It’s one of Scotland’s most famous locations.
But Ben Nevis has been transformed into Bin Nevis by some of the 100,000 walkers who scale the 4411-ft peak every year.
Nearly 375lbs of rubbish was cleaned from the UK’s highest mountain at the weekend – including half a toilet, a military flare and items of underwear.
The mountain – and many others in the UK – was cleaned by an army of volunteers as part of the Real3Peaks Challenge.
Mountain guide, Rich Pyne, who organised the event, said: “Tissues and banana skins were in abundance, as were underpants and plastic wrappers.
“The summit itself was a complete mess, which was a real shame as the rest of the hill looked very promising after the clean-up which took place a month ago by The John Muir Trust.
“We spent an hour there, and ended up with approximately three bin bags each. It was quite a load to carry for five miles.”
He outlined the diverse assortment of the waste collected in 34 bags.
These included banana skins, apple cores, orange peel, toilet roll and wipes, plastic bottles and their tabs, cans and glass bottles, hats, socks, tee shirts, long johns and an umbrella.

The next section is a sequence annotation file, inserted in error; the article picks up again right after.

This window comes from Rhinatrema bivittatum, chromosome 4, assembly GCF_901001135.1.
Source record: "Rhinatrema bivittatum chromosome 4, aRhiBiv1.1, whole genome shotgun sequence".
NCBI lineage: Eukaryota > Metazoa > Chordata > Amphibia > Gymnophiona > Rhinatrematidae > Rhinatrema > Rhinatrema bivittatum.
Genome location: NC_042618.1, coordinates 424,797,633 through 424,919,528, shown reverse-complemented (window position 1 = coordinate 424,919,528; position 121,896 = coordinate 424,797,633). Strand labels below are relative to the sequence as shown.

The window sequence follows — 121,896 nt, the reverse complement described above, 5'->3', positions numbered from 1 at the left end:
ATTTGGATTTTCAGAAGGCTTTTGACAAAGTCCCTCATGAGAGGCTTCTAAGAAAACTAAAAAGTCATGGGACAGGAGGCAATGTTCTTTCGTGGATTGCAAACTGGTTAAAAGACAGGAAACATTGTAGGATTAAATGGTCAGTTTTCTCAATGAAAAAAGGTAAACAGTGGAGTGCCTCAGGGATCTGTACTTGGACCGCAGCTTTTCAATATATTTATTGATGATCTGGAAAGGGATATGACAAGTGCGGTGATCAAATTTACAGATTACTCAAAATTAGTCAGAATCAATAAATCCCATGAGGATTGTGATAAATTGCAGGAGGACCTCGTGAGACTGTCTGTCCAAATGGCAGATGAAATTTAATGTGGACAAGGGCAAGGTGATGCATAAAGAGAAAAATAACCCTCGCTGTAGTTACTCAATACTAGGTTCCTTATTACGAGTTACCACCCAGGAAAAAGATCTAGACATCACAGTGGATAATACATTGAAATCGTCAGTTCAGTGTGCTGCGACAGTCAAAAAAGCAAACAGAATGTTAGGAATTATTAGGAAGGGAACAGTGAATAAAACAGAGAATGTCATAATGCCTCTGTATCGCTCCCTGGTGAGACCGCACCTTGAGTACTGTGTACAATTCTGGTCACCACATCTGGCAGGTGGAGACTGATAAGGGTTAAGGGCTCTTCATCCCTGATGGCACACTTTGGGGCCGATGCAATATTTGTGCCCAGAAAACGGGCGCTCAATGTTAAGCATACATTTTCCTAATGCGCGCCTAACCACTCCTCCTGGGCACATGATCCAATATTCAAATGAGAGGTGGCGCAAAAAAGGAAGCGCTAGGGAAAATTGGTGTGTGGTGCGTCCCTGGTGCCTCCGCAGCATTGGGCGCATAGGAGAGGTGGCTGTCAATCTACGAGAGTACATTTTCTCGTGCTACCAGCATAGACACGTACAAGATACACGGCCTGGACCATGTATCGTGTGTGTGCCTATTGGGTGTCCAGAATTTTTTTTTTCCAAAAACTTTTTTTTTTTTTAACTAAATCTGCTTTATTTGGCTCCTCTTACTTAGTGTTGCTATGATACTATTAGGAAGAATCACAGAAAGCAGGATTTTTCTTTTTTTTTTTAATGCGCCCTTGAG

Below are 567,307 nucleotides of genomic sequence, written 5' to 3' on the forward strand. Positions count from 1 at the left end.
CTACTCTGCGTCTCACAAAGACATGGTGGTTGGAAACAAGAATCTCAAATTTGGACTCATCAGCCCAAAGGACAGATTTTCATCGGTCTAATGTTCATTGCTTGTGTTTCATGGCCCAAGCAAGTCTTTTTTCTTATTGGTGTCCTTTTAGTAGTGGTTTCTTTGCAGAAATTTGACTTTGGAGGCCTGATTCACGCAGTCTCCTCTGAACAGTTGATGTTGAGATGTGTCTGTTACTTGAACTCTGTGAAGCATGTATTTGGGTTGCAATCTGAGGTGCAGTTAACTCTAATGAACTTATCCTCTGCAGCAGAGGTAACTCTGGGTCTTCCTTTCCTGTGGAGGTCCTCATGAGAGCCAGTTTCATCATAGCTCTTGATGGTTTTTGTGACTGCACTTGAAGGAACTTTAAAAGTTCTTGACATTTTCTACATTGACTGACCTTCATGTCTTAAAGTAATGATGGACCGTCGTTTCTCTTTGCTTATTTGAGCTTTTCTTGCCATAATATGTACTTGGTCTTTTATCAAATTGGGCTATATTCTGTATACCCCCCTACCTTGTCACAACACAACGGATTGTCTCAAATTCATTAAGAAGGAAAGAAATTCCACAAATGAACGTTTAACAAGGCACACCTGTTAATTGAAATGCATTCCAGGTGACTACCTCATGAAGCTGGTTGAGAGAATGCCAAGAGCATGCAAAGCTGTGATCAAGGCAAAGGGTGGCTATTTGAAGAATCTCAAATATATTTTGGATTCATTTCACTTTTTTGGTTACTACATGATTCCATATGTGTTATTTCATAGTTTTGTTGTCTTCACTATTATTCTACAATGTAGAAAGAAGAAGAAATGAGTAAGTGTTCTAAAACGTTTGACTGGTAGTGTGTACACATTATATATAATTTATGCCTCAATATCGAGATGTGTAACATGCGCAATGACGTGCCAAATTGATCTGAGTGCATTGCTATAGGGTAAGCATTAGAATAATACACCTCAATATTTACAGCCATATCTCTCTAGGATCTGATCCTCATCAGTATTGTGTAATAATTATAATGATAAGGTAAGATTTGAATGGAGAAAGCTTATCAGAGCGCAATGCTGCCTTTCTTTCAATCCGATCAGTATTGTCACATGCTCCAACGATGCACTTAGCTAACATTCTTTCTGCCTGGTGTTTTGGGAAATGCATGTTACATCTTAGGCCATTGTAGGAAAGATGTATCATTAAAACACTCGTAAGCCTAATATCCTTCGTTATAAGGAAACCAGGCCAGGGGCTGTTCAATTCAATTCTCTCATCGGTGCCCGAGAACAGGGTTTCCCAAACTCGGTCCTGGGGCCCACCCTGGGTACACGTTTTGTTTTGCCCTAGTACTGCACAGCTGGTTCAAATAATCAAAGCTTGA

There were also cigarette ends, dead flowers, a sleeping bag, beach shelter, half a boot, a pair of jeans, a 5L water bottle and the rest of the porcelain toilet we carried off last year.
Mr Pyne added: “If every person that went on Ben Nevis took down one piece of litter, the hill would be pristine in about 18 months.
“I can see we do and are making a difference, and it is wonderful to be able to give something back to the places we visit and love.”
The iconic Fairy Pools at Skye were also cleaned.
In his report, Adrian Trendall wrote: ”We did a circuit around the main car park and removed a shocking amount of beer bottle, cans and plastic bottles.
“I can half understand some of the litter such as crisp bags and sweet wrappers being blown away by the wind, but glass bottles must have been deliberately thrown into the undergrowth.
“More shocking was the amount of toilet paper and associated human waste, a problem that will hopefully be solved with the opening of toilets on site by next Easter.
“I still find it sad revisiting the Fairy Pools and seeing how it has been trashed by its own popularity over recent years.”